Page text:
Kiwis abroad who are desperate to get home found themselves waiting in a queue of around 25,000 others in the new managed isolation (MIQ) booking system, while authorities say those who missed out on a spot will have to wait until next week.
The new "virtual lobby" system launched at 8am for people to book for around 3000 new room releases in MIQ across September, October, November and December.
But screenshots taken from New Zealanders living overseas show the number of people waiting in the randomised queue topped 25,000 at just 9.02am, including foreign medical professionals waiting to re-locate.
Regan Collins stayed up late in London to get in the online queue. He was positioned at 12,500 in the queue after logging into the system at 8.01am.
"It does feel like some sort of cruel game to enter a lottery for a flight back home, surely there should be some form of priority to those with special circumstances such as critically ill loved ones," Collins told the Herald.
"I have had two vaccines which in the UK lessens my level of quarantine time when travelling back into the UK. New Zealand must look at some alternatives to a 14-day hotel quarantine otherwise what is the long-term strategy?"
Wellington telco engineer Jonathan Brewer, who has been stuck in Singapore for months trying to book an MIQ room, told the Herald: "This system is designed for selling concert tickets, not for helping people get home. I don't think anyone involved in this project is going to be putting it on their CV. I know I wouldn't."
Marlene Stephenson is trying to get back to New Zealand with her son to see her terminally ill father. She said the overwhelming queue shows the huge issue of undersupply of MIQ rooms.
Her position of 22,168 in the line made her feel "desperately disappointed" and the thought of not returning "quite sobering".
"I've come to an anxious resignation realising I've done as much as I can do ... it's almost like an acceptance, but it's a very frustrating, anxious acceptance and you just keep hoping you'll be lucky.
"There is no priority. People who got through might have wanted to come home to see family but there's nothing about if your relatives are ill, or if your visa has run out, or if you haven't got a job, there's nothing like that. It's massively frustrating for us."
Meanwhile, parents who tried to book a spot for their son have posted a video of the process to YouTube, revealing they had logged into two computers at one time at 8am, and were still positioned behind thousands of people in the line.
Among those who did manage to secure an MIQ spot today were four medical professionals recruited by Accent Health Recruitment - an anaesthetic technician going to Wellington, a midwife going to Timaru, a physiotherapist moving to Auckland and a mental health nurse re-locating to Dunedin.
Managing director Prudence Thomsen said one of them has to leave England in 24 hours.
But Thomsen said 62 other medical professionals looking to relocate to New Zealand waited in the virtual line but missed out on an MIQ spot.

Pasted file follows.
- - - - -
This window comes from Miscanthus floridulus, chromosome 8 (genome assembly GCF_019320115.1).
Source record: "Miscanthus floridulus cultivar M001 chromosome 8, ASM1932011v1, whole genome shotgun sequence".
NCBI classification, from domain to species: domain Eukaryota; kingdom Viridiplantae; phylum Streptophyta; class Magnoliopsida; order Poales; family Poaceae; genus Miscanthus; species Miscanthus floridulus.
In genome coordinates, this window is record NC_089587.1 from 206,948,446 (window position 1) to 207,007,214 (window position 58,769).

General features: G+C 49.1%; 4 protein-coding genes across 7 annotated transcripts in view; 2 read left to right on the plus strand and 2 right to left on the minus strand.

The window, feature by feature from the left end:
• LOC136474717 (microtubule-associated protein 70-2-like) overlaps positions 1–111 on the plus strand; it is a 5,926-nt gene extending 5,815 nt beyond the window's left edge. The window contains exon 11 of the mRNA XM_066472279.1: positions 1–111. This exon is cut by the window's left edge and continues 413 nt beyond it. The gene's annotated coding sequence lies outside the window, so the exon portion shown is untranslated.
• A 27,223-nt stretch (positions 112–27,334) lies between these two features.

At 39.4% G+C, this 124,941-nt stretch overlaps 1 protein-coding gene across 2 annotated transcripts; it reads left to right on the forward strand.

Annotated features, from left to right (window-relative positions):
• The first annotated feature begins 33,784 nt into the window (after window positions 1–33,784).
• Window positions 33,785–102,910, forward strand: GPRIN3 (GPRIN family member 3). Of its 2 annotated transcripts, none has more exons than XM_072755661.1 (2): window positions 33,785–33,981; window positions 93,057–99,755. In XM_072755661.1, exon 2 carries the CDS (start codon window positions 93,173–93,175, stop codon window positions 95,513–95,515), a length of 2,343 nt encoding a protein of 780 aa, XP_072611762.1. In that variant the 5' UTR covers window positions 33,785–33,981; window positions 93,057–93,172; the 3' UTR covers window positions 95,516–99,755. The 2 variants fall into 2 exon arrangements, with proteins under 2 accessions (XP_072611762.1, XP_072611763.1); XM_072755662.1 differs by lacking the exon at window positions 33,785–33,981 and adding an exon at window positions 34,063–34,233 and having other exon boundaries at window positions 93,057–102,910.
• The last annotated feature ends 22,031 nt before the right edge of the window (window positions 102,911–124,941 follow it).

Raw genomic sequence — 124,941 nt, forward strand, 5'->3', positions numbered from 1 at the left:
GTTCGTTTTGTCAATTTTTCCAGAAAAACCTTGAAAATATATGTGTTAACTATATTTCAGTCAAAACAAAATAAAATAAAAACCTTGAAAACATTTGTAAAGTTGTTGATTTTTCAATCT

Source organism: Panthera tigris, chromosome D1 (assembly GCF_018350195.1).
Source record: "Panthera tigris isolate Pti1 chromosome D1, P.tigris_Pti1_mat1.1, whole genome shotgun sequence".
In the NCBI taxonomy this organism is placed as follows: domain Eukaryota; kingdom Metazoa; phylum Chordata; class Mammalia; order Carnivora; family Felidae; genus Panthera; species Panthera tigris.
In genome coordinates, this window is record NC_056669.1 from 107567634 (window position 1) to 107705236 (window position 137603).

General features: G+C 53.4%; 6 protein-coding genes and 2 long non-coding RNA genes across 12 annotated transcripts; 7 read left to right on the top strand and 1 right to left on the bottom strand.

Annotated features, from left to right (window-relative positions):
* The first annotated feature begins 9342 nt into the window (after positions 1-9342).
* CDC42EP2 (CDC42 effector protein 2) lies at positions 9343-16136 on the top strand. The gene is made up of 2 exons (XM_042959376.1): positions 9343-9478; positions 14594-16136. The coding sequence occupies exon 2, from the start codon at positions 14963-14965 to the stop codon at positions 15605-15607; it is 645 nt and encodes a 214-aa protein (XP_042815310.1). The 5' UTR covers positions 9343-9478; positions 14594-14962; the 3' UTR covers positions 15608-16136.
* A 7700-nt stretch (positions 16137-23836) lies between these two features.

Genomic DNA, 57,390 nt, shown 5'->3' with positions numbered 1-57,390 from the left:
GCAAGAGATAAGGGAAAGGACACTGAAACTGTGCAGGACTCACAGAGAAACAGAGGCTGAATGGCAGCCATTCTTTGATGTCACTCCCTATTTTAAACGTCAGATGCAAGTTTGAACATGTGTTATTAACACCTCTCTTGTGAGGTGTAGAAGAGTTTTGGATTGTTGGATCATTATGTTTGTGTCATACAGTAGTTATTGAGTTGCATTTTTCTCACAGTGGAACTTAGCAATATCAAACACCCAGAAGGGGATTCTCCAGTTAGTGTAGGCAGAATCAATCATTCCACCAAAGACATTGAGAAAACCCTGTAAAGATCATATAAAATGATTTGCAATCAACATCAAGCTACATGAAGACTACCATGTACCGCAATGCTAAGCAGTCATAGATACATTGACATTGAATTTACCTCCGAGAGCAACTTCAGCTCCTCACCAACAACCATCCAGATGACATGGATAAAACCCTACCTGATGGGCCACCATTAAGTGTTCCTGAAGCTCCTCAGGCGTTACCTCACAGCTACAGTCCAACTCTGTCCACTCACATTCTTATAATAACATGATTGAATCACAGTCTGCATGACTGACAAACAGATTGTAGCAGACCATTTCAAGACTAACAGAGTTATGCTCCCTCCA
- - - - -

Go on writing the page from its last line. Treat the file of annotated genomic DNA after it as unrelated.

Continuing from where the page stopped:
"I had 62 online waiting, emailing me saying 'I'm in the lobby waiting but there's 12,000 or 9,000 or 6,000 people in front of me'... so everyone was at varying stages.
"It was like sitting waiting for tickets for a concert, it was pretty stressful but we've got through and four is good and the rest will try again in four weeks.
"I've got a nurse going to Timaru, South Canterbury and they really need a lot of support at the moment ... she didn't get an allocation and she's going to try for an emergency allocation."
Thomsen said emergency allocations can sometimes be a challenge because medical professionals can only apply 14 days prior to arriving in New Zealand, so they often don't get allocated that until two or three days before they depart.
The lobby was designed to "make booking more transparent and will create a more level playing field for people trying to access the booking site" because there is no limit on how many people can wait in the lobby.
But it seems authorities under-estimated demand for MIQ spots, with a note to users waiting in the virtual line saying "they may not secure a room this time" because "hundreds" of people may be ahead of them.
Stephenson said the new system is a big improvement, but the real issue is a shortage of MIQ beds.
"It's good that there's an announcement so you know when it's going to be released, and they're doing it in bulk, and therefore you're not going to have to sit there for days, weeks, completely uncertain.
"Kudos for actually making a change ... but the reality is that there's just a massive amount of under supply."
Further room releases will be announced at least 24 to 48 hours in advance so people will know when to come back, the MIQ website states.
Head of MIQ Megan Main is reminding New Zealanders that the new system is not a "first in, first served" approach.
"It doesn't matter when people arrived in the lobby in that one-hour period between 8 and 9am - everyone has an equal chance of getting through to try to secure a room."
Main said the new feature will not fix the issue of supply and demand, and once all rooms have been taken the lobby will be closed.
"Anyone in the queue will be informed that they have unfortunately missed out this time. But there will be more rooms coming, there's still several thousand rooms to be released through to the end of the year.
"I know that the recent pause on vouchers has meant demand has built up. So we will be staggering releases and there will be more available very soon – the next will be next week."